“In mine, in space, in city and sky, we have lived our lives in fear. Fear of death. Fear of pain. Today, fear only that we fail. We cannot. We stand upon the edge of darkness holding the lone torch left to man. That torch will not go out. Not while I draw breath. Not while your hearts beat in your chests. Not while our ships yet have menace in them. Let others dream. Let others sing. We chosen few are the fire of our people.” I beat my chest. “We are not Red, not Blue or Gold or Gray or Obsidian. We are humanity. We are the tide. And today we reclaim the lives that have been stolen from us. We build the future we were promised. Guard your hearts. Guard your friends. Follow me through this evil night, and I promise you morning waits on the other side. Until then, break the chains!” I pull my razor from my arm and let it take the shape of my slingBlade. “All ships prepare for battle.”
What began as a journeyman and reluctant hero wanting revenge for the death of his beloved wife snowballed into a catastrophic force of destruction. The Sons of Ares had been around for a while, but it wasn’t until Darrow came along when things began to move. After his carving and when he entered the Institute as a Gold, his goal never wavered, even with the new Gold friends he made. He was strong, fearless, and ultra-competitive. He never betrayed his identity until the end of the second book, and even then – he would still keep going. He wanted it all to burn. He wanted his wife’s death to mean something. Even if meant Mustang (his new love and a Gold) turned from him, he wouldn’t waver. He was a ferocious bringer of death.
In Morning Star, Darrow has softened a bit. But his goal has not changed. Millions have died and millions more will die in this battle, and doubt creeps into his mind – understandably. New deaths in this book strike blood on his mentality (and the reader’s) and betrayal breaks his heart. But Darrow keeps trekking. His path has gone beyond Eo, for surely she wouldn’t have wanted this.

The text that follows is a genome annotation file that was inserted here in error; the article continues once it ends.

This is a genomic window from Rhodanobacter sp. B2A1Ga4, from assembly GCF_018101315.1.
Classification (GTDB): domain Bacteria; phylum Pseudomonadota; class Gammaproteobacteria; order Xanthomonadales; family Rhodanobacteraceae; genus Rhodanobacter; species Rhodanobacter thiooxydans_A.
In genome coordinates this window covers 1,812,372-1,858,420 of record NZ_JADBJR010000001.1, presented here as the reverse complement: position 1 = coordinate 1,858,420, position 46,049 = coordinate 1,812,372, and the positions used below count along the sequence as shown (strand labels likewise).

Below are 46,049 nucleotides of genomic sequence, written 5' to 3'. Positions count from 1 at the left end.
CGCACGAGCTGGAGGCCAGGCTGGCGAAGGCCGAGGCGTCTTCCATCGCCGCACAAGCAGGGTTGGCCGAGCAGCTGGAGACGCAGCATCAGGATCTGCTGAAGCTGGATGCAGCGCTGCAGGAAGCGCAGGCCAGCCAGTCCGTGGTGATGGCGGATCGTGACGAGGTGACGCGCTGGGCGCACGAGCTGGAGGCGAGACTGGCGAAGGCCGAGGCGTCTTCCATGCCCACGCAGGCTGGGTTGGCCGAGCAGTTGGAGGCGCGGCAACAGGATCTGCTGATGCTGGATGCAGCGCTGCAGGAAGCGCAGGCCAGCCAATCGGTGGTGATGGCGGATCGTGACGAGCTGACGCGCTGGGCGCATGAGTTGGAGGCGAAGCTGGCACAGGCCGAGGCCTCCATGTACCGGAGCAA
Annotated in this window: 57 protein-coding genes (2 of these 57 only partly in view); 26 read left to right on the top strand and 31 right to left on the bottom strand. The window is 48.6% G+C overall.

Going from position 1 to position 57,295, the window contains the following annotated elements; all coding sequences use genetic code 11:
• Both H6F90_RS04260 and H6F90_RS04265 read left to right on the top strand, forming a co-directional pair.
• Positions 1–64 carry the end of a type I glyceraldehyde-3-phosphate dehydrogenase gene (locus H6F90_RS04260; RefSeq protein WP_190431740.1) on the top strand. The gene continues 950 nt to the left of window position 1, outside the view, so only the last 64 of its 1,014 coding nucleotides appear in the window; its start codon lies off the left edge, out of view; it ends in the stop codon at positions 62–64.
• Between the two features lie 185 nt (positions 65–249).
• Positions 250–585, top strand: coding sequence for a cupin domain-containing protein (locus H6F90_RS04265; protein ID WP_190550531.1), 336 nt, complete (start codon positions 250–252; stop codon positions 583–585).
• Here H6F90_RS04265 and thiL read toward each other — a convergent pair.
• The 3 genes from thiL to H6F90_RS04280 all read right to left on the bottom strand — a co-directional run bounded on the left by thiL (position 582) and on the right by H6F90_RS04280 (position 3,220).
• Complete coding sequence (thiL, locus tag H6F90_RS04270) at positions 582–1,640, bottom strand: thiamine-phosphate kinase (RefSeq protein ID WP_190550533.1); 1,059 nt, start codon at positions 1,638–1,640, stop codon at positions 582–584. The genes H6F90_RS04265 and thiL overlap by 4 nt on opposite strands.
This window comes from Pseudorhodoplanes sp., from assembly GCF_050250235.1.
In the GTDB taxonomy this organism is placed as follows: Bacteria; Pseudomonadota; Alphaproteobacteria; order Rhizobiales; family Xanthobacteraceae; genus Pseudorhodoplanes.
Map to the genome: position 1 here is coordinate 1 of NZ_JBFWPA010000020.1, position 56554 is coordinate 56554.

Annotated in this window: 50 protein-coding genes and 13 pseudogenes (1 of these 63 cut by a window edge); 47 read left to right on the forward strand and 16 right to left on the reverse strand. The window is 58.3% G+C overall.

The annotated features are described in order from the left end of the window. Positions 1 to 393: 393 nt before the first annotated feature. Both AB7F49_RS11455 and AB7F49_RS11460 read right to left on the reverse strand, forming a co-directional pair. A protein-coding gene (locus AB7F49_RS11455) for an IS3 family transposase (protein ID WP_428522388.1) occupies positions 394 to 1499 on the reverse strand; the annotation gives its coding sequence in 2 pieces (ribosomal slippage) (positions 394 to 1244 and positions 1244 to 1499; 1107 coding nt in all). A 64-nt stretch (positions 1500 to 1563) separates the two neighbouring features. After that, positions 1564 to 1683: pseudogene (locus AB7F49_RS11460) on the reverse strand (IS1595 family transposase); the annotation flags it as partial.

“If you’re watching, Eo, it’s time to close your eyes. The Reaper has come. And he’s brought hell with him.”
The story is deliciously complicated. There are a lot of players in the Red Rising trilogy. The Golds have modeled themselves on Roman society and mythology. There are different houses, alliances, feuds, and connections. Then there are the color-coded castes and what each color represents in terms of societal position. On top of that, there are the learned terms such as slingBlade, Stained, Peerless Scarred, holocube, and a million others. Yet, the story is so entrenching, so engrossing – any reader will be at one with this world.
The best part of these books has been Darrow’s battle maneuvers. The reader is always left to wonder what will happen next, but Darrow always knows. Just as the enemy is surprised with his cunning moves and fake-outs, so is the reader. And the ante has upped in each release. In the first book, Darrow wages war among his peers in the Institute as this was the game and the goal. In the second book, he commands an army for planetary war. But in Morning Star – think Ender’s Game. While no planets are completely destroyed, they do engage in hardcore space battles.
An epic series you can’t miss with a finale that will make your fingers ache from the unavoidable death grip on its pages.
by Pierce Brown